• Dutraive's Brightest Light

    Dutraive's Brightest Light

    Jean-Louis Dutraive's entire stable of wines falls into the elite category of Cru Beaujolais. And while he has various parcels in Fleurie, the wine that always thrills me for its lightness and more ethereal pitch is the Clos de la Grand Cour cuvée.

    The Clos de la Grand Cour is a true Clos, or walled-in vineyard. The vines here range between 30 to 80 years old. Nearly pure granite under very thin topsoil. Aged 35% in stainless steel, 30% in fûts de chêne, and 30% foudres for 9 to 12 months. Lifted spices meet fresh raspberry and cherry to give a delicate wine but with deep texture and a long finish.

    The big story of 2019 Beaujolais is that, despite another hot growing season, there is a serious beam of acidity running through the wines. For many, this has called to mind Jean-Louis Dutraive's watershed 2014 vintage. Of course, 2014 didn't see the hot temperatures of 2019, but the balance between fruit and acid is spot-on in both. These are the vintages where Dutraive shines and makes his brilliance abundantly clear.

    As compared to other titans of Beaujolais, like Foillard and Lapierre, I find Dutraive's wines often lighter in color, with a more lifted spice, and a more wild, natural element that stands out due to lower sulfur protocol. Waiting several years after release to tap into the top cuvées has been a big goal of mine. The rare aged Dutraive is pure magic when fruit begins to fall more to the background and exotic spices become more prominent.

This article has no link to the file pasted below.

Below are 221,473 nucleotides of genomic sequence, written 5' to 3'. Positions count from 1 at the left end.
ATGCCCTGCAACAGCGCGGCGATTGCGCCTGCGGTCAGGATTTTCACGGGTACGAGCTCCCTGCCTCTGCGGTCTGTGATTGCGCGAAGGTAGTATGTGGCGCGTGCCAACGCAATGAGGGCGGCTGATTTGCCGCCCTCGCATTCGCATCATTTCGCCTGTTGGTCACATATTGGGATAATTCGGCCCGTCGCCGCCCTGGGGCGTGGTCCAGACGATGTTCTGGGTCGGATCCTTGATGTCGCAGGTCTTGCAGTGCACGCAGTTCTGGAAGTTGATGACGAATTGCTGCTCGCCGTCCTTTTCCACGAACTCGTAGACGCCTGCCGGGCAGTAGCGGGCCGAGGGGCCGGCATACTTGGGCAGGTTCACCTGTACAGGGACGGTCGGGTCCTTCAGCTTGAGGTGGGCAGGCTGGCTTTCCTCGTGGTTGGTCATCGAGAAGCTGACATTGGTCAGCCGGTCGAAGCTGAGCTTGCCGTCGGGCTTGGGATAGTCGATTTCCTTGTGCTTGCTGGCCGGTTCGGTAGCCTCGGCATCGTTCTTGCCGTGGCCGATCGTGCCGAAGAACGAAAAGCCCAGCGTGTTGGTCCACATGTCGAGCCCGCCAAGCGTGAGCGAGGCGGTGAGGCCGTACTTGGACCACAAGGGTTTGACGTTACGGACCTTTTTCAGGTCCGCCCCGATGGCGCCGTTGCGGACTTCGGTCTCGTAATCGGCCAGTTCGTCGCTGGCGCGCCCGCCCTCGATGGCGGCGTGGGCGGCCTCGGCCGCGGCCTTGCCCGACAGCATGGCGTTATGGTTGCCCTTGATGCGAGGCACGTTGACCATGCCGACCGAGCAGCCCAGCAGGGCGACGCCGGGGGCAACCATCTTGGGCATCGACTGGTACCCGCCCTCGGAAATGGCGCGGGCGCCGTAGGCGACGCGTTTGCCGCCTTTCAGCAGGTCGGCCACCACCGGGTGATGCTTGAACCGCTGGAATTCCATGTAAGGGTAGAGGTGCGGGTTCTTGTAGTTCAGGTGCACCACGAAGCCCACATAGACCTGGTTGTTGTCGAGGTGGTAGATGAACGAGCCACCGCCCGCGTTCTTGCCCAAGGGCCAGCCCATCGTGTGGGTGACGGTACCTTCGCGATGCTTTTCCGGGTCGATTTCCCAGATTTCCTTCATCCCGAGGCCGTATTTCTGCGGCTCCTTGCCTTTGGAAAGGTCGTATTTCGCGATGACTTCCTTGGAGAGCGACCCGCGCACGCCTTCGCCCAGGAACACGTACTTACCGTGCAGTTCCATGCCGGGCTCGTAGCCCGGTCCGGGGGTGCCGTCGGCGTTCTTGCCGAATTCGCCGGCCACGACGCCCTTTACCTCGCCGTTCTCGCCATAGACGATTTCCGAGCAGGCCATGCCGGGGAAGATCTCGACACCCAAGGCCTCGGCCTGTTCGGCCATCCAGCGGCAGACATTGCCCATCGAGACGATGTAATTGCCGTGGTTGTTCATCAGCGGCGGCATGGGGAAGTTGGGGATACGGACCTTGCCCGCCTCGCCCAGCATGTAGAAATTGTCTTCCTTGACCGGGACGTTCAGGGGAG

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    Posted by Max Kogod
  • Loire Whites for the Ages:  Chenin Blanc, Sauvignon Blanc, & Melon

    Loire Whites for the Ages: Chenin Blanc, Sauvignon Blanc, & Melon

    In summer, Loire Valley whites are opened with abandon. And, there's no region in the world for whites that offers diversity and value quite like this stretch from the Atlantic ocean east into Sancerre. Today, I'm focusing on the three varieties from elite producers that offer aging capabilities that will make you think twice about only opening upon release.

    In the right hands and proper terroir Sauvignon Blanc can age with the best of them. Chavignol is always an emphasis of mine in this cellar-worthy category. But, Vacheron's 2016 Les Romains and Chambrates equally embody the best of what's yet to come in bottle development from Sancerre.

    Within Chenin Blanc, cool new kids like 
    Olivier Lejeune (Clos des Plantes), Guyonne Saclier de la Bâtie (Chateau de Bonnezeaux), and Benoit Courault are the best names you've never heard of, and I cannot recommend them enough - Want to know why sommeliers and wine geeks are as excited about Anjou as anywhere in France? It's because of the magic brew these three are putting into bottle. Of course, tried and true names like Nicholas Joly Coulée de Serrant are listed below from 1981 to 2016. And, Thierry Germain's crisp and chiseled Chenins from Saumur are perfectly juxtaposed with Guiberteau's more opulent expression of this limestone slope.

    Finally, you cannot speak of Loire Valley & value without mentioning the Melon de Bourgogne grape and Muscadet. Jerome Bretaudeau is the best name you're not familiar with yet, and if push comes to shove, I'd have to say his "Gaia Cuvée Ovoide" is the greatest bottle of Melon de Bourgogne I've ever had - completely seamless and ethereal, this goes down in a hurry.


    Posted by Alexander Rosen